Friday, February 19, 2010
Candidates for programming jobs should know their stuff, at a conceptual level: what interviewers can ask, what programmers tell: the "IQ Test"
Tech Republic has a really important blog post Feb. 18 by Justin James, “Hiring a programmer: Ask these questions at an interview”. The link is here.
I can remember the most common interview question back in the 1970s for COBOL programmers: how do you do a binary search? Or, what’s the difference between SEARCH and SEARCH ALL.
The questions are a bit deeper now, and the article is written from the viewpoint that both procedural and OOP may be involved in the job (the bias is toward object oriented).
Yes, you should know the difference between “equality” and “equivalence” (or “value” equality or “instance equality”, a concept which explains why sometimes “remembered” passwords in your browser don’t work). Likewise, “call by value” vs. “call by reference”. In the OOP world you need to know polymorphism, encapsulation, and inheritance. And you need to know about the different concepts in locking. (DB2 refines this further with share, update, and exclusive locks, or with the tricky concept of bind “isolation level, such as repeatable read and cursor stability).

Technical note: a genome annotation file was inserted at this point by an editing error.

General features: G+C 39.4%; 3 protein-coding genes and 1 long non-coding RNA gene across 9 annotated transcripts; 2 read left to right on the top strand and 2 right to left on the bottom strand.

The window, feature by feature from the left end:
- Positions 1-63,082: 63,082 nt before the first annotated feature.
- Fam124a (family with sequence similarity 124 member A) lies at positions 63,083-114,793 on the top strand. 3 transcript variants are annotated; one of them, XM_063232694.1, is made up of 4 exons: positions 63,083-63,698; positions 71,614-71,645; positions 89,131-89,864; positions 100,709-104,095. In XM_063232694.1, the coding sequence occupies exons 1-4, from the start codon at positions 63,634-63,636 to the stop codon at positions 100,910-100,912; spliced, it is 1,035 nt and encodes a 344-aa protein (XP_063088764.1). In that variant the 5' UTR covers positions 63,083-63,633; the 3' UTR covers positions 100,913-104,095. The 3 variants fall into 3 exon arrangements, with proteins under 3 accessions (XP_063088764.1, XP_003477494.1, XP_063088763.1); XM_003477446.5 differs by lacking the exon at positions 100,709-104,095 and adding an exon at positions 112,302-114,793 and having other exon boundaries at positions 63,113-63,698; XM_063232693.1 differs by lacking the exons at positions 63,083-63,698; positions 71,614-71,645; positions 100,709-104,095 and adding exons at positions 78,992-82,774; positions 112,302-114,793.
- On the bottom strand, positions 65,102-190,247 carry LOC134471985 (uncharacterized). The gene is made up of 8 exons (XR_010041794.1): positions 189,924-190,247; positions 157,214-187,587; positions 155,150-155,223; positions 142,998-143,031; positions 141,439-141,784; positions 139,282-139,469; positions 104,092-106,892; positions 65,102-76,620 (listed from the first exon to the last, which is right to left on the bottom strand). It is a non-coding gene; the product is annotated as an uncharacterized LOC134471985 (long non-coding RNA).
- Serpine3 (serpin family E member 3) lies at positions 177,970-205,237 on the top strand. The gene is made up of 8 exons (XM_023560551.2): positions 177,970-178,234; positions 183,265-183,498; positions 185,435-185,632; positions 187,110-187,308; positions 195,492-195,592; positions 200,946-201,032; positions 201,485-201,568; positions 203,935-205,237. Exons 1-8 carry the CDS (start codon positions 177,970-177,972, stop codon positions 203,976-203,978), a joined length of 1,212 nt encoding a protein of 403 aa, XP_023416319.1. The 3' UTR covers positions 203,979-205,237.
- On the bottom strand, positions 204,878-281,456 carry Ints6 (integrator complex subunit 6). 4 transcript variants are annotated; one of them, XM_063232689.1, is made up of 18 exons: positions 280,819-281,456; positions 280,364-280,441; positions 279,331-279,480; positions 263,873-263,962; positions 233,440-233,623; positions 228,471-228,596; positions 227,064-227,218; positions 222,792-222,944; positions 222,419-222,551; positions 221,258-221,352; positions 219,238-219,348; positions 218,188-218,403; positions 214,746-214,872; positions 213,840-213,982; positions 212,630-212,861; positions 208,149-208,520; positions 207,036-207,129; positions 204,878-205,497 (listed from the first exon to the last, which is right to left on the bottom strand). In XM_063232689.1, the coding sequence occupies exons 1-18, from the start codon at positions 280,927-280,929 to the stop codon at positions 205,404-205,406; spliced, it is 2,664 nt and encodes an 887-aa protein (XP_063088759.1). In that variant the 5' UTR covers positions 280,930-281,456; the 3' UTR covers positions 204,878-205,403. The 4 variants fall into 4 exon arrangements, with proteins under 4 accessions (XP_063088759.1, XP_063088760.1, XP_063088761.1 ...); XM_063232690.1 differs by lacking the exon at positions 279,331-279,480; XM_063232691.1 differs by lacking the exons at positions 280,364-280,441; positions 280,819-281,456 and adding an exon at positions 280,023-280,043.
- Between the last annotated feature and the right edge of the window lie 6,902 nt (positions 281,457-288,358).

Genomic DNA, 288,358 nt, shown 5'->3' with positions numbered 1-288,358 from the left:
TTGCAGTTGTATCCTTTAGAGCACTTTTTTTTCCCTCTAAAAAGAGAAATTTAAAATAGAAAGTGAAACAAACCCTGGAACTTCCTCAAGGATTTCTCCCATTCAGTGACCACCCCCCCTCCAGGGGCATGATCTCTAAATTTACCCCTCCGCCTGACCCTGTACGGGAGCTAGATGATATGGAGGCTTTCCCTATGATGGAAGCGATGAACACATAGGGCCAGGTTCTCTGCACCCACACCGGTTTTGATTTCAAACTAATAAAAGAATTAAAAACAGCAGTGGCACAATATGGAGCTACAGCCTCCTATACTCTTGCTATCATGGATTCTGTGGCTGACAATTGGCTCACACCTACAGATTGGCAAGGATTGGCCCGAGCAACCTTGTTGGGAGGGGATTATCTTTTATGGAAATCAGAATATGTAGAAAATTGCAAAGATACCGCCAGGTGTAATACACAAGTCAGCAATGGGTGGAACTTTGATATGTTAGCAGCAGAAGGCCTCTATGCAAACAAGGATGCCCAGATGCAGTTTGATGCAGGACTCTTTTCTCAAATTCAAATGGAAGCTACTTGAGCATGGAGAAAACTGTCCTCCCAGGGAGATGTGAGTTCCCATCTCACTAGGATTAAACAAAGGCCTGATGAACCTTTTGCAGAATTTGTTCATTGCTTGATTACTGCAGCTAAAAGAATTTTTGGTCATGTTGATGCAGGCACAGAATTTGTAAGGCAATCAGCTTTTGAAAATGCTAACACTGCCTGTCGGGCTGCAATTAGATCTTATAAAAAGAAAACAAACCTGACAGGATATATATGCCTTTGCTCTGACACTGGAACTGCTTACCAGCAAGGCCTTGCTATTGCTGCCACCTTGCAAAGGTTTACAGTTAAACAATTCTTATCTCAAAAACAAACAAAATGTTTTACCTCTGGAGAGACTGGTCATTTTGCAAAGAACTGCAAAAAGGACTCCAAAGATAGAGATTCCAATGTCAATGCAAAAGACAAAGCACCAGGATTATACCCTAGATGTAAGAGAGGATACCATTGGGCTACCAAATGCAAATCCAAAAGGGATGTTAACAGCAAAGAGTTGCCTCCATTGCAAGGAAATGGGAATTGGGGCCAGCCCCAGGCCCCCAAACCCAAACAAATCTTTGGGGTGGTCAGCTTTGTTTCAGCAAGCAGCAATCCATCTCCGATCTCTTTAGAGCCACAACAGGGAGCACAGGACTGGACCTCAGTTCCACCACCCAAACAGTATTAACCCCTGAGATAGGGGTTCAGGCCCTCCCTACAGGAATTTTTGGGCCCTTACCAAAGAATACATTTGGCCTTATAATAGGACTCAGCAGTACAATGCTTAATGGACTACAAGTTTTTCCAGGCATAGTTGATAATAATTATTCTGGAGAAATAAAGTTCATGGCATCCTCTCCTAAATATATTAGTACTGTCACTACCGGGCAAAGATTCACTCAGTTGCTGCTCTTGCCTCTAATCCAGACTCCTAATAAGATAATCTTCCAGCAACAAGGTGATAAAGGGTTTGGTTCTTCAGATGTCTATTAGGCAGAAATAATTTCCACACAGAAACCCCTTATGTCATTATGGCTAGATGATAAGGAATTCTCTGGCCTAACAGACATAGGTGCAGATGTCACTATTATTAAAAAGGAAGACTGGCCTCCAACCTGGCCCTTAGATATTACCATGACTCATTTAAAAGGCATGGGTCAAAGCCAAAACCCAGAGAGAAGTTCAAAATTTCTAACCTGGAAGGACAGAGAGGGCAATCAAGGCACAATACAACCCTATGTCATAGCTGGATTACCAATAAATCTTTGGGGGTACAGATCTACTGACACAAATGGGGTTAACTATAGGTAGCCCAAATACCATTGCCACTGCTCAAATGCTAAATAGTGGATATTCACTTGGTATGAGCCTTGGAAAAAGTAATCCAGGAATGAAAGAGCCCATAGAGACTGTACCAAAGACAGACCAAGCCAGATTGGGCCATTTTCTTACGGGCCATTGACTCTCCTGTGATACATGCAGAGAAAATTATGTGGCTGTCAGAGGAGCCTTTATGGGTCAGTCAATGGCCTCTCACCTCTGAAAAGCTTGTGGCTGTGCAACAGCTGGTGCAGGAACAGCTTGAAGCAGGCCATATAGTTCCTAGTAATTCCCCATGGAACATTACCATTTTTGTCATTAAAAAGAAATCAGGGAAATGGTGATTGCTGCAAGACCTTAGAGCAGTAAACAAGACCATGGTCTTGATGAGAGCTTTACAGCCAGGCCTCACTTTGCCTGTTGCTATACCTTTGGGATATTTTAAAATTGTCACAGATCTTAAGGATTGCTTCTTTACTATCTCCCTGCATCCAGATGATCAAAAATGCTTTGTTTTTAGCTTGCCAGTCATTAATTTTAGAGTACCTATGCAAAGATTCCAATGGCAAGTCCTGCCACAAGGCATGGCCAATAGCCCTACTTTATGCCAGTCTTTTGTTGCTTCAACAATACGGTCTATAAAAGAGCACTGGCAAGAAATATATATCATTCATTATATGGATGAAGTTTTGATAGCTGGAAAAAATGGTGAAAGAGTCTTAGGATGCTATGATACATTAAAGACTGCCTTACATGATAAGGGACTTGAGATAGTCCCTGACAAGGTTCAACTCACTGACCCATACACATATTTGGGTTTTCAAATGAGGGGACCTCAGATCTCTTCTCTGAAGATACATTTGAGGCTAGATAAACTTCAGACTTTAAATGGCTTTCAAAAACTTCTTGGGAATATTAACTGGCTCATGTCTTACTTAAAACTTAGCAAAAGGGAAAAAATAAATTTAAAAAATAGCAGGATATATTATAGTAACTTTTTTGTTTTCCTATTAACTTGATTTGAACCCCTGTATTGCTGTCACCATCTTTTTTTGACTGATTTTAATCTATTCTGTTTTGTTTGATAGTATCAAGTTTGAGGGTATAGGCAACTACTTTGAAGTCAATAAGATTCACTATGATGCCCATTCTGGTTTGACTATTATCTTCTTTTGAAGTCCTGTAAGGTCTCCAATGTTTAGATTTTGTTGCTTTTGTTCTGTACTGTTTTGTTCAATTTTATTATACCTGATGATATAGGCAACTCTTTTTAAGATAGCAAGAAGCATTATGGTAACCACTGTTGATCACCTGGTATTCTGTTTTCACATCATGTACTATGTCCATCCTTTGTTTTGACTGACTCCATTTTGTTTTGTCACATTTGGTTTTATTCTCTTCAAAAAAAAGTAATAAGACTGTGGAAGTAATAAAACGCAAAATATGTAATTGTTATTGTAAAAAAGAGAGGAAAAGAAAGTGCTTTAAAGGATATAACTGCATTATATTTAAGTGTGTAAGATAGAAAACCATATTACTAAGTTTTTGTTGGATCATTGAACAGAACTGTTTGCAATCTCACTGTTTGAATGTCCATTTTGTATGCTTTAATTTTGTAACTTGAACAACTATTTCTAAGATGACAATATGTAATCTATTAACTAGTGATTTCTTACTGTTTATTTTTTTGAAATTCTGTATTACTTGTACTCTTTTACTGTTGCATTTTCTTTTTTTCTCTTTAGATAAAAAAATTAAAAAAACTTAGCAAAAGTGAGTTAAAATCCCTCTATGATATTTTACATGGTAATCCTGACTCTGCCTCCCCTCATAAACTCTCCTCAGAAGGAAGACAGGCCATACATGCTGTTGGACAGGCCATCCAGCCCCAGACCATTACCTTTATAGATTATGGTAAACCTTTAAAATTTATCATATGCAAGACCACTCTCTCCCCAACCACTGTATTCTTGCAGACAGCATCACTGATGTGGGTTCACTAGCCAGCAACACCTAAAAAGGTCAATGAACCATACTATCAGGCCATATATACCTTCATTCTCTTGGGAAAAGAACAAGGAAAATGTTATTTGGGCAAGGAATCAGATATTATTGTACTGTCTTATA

He mentions that some well known software companies interview people by having them play puzzle games (back around 2000 a friend of mine called this the “IQ test”). There are also “whiteboard” oral exam questions, writing pseudocode to solve problems, like reversing an array without a loop. Ask an AP calculus student to write pseudocode for doing integration by partial fractions!
Certification tests, such as those by Brainbench, tend to emphasize detailed knowledge of many programming and design techniques, particularly in the database and SQL area, asking the examinee to predict results, or determine which alternative is most efficient, etc.